At midnight, the midwife, Corinne, came in and sat at the end of my bed. She told me that they needed to let me labor longer, to see if you could work these issues out on your own. She also recommended that I get an epidural. She provided a good logical explanation; knew just what I needed. The main reason I didn’t want an epidural was so that I could labor in the tub and while walking. However, because of your little heart/cord issues, they couldn’t let me out of the bed. Because of the way I was laboring- “be it self-hypnosis or shock from the pain”- they were worried that I wouldn’t have the strength to push or be awake to meet you when you arrived. I figured I had tried naturally long enough and was ready for the epidural. Somehow, somebody got me to say “yes” and I am so very grateful I did.

I slept through the administration of the epidural and within 15 minutes I came back to consciousness! Olivia was amazed, she said she felt like I was a completely different person than who she had been with for the last ten hours. Corinne told me that they needed me to labor longer to see if you could work your self to where you needed to be. She said they’d be back at 3:00am to check, unless I really needed to push sooner.

This was not what I wanted to hear. Three more hours?! AND- Olivia’s shift ended at 3. I didn’t want a new nurse just when I was going to start pushing! I wasn’t happy.

I decided to let everyone who was in the waiting room come in to say hi, since they had been patiently waiting for so long out there. I had missed the Falco’s who had stopped by earlier. We thought you and Levi might be born on the same day! (But, it didn’t work out that way). I had also missed Marlize and Chloe who had stopped by earlier in the evening. But, your grandparents, Uncle Jer, Aunt Meg, Aunt Bec and Aunt Rach got to come visit. Poor Ella and Josiah had to keep waiting in the lobby. They were such troopers! We have a video of the waiting room that I can’t wait to show you some day. Everyone sharing their opinions of if you were a boy or girl. The intense game of Words with Friends. And the anxiousness to find out who would win the birthdate competition. (Aunt Bec won, by the way. NOT the Words with Friends game, believe me, but the birthdate guess.)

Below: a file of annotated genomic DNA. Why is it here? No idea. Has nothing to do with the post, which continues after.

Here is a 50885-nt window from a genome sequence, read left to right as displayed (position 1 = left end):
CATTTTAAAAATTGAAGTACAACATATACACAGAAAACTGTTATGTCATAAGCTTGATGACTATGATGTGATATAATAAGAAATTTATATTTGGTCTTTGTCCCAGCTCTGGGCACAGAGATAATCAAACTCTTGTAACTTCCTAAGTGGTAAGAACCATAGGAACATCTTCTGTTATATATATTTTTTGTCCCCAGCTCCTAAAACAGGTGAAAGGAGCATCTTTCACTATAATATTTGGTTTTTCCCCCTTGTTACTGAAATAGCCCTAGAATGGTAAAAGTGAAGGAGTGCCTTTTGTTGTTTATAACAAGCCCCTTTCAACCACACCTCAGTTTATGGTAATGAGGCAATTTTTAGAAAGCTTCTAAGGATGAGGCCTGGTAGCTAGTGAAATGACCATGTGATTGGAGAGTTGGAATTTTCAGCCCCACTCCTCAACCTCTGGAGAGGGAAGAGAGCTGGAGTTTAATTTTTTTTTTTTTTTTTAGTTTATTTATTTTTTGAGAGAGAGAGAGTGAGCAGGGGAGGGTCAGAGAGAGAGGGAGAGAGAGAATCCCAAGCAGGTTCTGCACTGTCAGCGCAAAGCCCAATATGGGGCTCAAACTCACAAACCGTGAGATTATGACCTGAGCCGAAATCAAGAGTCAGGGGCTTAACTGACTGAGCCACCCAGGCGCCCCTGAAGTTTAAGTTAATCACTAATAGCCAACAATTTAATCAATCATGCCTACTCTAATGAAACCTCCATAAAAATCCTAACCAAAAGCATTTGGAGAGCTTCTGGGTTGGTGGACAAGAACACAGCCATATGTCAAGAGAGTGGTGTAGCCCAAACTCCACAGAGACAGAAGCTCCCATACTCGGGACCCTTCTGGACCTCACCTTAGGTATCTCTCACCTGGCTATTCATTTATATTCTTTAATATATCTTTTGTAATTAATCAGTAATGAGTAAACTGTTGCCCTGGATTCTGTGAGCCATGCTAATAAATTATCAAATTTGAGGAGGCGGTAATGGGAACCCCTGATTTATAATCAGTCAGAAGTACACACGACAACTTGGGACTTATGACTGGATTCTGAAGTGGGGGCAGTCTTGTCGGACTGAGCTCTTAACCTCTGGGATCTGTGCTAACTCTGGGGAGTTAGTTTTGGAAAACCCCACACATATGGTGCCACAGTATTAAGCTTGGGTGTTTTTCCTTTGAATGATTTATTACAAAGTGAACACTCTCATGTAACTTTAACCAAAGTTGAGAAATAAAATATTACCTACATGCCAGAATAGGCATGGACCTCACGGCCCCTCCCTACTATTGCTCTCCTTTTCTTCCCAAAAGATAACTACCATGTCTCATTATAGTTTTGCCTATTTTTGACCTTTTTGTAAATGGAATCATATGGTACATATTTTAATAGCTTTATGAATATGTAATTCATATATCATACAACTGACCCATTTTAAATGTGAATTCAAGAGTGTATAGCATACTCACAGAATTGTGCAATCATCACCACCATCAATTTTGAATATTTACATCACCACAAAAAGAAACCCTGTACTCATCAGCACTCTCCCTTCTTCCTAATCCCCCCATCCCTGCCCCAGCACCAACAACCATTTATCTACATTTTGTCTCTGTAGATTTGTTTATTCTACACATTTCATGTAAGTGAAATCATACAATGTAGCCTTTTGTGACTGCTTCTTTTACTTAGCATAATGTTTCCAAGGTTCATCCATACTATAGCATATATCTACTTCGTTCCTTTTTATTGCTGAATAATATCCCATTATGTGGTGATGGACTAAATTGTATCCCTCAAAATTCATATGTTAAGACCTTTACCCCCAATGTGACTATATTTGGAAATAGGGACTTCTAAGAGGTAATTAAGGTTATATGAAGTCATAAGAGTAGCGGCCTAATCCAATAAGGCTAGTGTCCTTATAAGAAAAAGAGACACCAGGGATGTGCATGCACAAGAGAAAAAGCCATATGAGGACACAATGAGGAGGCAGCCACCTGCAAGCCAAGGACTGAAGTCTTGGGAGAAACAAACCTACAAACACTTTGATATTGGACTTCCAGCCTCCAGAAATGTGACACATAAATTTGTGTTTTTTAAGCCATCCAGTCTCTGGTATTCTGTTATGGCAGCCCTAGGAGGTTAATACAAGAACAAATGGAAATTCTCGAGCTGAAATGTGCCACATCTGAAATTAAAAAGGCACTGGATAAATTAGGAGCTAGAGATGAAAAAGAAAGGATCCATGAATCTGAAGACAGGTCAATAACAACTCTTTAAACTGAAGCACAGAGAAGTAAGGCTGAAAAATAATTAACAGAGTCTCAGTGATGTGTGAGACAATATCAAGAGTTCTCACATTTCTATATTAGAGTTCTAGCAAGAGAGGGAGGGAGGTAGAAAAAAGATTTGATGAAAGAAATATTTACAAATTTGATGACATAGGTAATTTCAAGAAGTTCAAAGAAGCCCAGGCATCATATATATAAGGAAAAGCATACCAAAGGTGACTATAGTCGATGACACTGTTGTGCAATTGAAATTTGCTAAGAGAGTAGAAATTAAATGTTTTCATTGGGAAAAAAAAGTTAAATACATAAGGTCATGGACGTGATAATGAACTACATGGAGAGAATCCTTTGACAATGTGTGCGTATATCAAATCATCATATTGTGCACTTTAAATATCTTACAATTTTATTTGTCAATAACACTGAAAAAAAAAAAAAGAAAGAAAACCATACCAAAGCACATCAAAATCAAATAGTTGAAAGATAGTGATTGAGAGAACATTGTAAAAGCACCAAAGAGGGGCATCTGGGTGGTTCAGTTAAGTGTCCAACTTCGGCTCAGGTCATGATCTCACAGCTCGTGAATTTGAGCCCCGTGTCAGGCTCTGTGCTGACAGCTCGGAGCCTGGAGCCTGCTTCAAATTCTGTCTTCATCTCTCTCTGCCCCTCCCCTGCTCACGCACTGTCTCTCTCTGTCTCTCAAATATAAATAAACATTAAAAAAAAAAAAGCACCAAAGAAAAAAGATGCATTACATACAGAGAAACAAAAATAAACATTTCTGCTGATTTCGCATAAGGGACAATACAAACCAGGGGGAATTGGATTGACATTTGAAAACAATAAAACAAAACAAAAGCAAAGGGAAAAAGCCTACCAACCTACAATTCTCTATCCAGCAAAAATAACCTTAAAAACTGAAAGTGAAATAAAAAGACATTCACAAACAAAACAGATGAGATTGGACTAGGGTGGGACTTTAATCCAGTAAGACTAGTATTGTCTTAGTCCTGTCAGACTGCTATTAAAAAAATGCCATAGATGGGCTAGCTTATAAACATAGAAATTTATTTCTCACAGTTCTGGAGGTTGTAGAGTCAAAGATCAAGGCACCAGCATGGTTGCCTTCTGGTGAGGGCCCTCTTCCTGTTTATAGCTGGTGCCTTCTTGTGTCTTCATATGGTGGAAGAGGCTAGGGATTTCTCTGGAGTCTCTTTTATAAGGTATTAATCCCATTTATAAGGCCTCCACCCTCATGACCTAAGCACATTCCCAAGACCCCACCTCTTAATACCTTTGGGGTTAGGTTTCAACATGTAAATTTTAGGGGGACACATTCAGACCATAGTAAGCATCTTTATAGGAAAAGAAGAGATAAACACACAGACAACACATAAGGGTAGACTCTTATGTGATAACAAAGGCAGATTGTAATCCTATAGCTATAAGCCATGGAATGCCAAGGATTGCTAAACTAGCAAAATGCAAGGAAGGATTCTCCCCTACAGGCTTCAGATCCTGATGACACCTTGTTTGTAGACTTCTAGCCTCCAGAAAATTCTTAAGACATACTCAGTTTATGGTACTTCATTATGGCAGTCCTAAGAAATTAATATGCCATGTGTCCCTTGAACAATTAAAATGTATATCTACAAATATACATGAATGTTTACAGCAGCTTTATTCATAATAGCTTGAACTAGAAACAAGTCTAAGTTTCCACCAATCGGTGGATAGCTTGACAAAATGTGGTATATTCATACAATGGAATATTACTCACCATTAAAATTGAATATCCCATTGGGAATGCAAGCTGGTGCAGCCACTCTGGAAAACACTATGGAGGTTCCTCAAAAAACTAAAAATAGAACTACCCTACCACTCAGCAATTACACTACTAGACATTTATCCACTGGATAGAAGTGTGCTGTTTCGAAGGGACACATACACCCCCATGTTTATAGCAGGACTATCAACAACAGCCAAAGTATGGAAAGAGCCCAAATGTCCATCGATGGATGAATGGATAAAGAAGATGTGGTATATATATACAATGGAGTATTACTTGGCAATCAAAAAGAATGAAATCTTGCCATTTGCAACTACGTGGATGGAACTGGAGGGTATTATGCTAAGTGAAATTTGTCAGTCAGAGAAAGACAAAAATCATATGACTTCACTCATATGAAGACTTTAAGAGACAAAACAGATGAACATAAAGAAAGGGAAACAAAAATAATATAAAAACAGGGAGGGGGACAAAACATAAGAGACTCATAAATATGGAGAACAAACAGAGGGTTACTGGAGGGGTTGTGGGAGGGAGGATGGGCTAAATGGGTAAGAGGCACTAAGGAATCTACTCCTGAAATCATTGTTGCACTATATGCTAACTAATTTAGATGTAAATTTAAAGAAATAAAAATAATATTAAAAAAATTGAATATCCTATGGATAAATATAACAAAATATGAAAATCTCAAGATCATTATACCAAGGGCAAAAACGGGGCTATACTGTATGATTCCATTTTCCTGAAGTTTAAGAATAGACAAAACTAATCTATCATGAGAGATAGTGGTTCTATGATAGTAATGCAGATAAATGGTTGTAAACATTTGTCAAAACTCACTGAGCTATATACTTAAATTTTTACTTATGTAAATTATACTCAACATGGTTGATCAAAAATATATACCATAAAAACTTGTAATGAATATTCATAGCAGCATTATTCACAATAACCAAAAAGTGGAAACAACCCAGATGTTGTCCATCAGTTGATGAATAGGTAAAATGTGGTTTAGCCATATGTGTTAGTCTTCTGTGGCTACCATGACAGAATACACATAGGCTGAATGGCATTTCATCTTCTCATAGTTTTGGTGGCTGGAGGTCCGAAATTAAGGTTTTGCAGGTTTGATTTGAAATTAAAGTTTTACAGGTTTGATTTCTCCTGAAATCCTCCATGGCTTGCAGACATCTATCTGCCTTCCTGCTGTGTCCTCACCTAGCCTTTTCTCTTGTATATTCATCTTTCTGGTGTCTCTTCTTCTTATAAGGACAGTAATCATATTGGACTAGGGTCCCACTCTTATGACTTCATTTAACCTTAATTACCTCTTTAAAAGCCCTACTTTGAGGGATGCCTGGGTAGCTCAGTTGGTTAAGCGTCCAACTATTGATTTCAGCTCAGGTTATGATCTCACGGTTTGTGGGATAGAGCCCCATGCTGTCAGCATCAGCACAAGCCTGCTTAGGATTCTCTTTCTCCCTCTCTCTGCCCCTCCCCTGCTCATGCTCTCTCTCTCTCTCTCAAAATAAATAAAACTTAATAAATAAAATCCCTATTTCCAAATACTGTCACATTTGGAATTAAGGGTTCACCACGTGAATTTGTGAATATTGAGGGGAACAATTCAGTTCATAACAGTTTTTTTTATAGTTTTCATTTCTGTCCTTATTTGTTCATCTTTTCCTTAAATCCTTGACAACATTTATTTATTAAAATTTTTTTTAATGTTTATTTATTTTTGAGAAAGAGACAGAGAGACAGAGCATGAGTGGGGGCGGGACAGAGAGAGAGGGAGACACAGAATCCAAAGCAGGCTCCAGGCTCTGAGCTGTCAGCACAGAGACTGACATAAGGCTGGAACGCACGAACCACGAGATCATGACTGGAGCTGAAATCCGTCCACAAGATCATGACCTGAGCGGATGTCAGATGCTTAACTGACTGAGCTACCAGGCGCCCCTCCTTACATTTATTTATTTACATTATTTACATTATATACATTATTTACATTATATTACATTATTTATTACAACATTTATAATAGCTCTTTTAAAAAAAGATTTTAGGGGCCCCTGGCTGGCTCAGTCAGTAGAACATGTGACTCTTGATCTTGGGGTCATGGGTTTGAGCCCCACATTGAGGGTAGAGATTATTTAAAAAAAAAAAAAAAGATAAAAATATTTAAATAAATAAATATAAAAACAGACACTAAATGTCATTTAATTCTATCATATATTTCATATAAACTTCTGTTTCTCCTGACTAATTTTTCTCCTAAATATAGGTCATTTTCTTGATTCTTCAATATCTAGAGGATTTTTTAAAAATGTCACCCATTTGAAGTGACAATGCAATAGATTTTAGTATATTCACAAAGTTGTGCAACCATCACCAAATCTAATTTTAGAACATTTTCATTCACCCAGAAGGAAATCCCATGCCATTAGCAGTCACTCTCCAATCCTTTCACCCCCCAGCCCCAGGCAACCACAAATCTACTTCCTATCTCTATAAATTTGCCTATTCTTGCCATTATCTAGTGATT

When Aunt Bec and Aunt Rach came in to say Hi we asked them to grab their cameras to be ready for your big reveal. We had planned on one of them being there to capture your first moments, but you planned your arrival time for the only time both ladies were actually available- so we have shots from two views during your birth. I treasure those pictures.

3:00AM arrived and they came in to check me. Corinne explained that we would do a practice push. Your heart was still acting inconsistent, so they wanted to make sure that pushing would be OK. If the practice push didn’t go well and your heart didn’t respond well, we’d have to discuss a C-Section. I was determined to push well and I prayed that you were too.

Actually, in my desire to always be transparent and my fear of being wrong; I actually discussed my pushing skills with the nurse and midwife. I had a fear of pushing wong. I don’t like to be wrong. They told me to push like I’m pooping and I responded “Well, I’m an excellent pusher, then.” (Oh, Arie. May you never inherit that trait from me, the incredible fear of failure.)